The state House on Thursday passed three bills that would limit the governor’s ability to appoint judges, and sent the proposals to the Senate.
Republicans portrayed the trio as streamlining the courts’ workload and making the naming of judges to fill vacancies more public. Democrats said there was no need for what they called the “sweeping” changes, which appeared in a committee meeting with little public input on Wednesday and were sent directly to the full House.
One bill would reduce the size of the state Court of Appeals by not filling the next three vacancies that occur. The governor makes those appointments, but Cooper would lose that ability if the court is shrunk.
Republicans said the court’s workload has decreased. Democrats said the court would be immediately hobbled by the upcoming retirement of Judge Doug McCullough in June because that would leave only 14 members.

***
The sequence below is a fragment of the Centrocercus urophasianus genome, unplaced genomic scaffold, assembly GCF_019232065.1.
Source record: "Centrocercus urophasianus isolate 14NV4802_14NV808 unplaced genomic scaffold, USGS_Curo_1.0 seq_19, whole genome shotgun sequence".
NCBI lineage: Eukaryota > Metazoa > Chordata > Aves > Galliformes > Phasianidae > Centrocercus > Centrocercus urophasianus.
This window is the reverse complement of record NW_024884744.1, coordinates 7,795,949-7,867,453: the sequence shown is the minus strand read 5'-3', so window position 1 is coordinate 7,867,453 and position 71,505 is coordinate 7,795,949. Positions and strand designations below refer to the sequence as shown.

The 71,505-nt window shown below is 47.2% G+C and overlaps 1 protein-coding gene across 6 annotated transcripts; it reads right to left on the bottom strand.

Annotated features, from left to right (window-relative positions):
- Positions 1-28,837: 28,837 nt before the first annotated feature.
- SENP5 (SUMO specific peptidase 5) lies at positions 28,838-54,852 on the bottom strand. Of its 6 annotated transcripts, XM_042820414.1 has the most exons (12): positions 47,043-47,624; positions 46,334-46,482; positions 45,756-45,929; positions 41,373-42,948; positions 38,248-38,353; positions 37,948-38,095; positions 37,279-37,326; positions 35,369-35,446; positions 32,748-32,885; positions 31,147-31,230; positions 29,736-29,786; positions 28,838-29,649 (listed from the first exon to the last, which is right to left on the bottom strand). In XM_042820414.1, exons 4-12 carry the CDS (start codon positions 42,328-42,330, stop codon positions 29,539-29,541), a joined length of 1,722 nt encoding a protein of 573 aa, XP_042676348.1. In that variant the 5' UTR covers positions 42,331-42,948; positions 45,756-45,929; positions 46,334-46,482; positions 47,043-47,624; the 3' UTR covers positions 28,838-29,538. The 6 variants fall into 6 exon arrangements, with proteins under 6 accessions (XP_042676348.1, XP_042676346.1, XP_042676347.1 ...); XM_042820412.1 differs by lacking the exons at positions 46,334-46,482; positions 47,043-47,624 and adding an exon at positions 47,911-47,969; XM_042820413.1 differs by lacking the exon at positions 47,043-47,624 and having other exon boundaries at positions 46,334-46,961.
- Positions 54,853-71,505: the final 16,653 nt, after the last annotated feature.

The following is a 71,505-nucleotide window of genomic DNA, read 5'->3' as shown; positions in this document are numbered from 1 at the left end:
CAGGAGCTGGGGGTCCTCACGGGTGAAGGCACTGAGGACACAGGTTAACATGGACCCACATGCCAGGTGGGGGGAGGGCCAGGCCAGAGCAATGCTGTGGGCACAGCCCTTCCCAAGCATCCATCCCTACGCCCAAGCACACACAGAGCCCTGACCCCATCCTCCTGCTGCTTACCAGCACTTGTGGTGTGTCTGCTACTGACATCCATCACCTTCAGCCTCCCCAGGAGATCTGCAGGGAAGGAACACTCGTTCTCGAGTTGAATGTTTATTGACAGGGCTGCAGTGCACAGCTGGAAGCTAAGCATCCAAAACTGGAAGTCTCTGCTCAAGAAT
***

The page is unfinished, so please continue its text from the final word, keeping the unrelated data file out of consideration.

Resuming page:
The appeals court currently meets in five panels of three judges. The appeals court increased to 15 in 2000 because of a backlog of cases. That caseload has been whittled down, but opponents are concerned that it will build up again if the court can only run four panels of judges.
The next two judges reach the retirement age of 72 in 2019.
The bills were approved mostly along party lines, although a handful of Republicans joined Democrats in opposing the appeals court and superior court bills.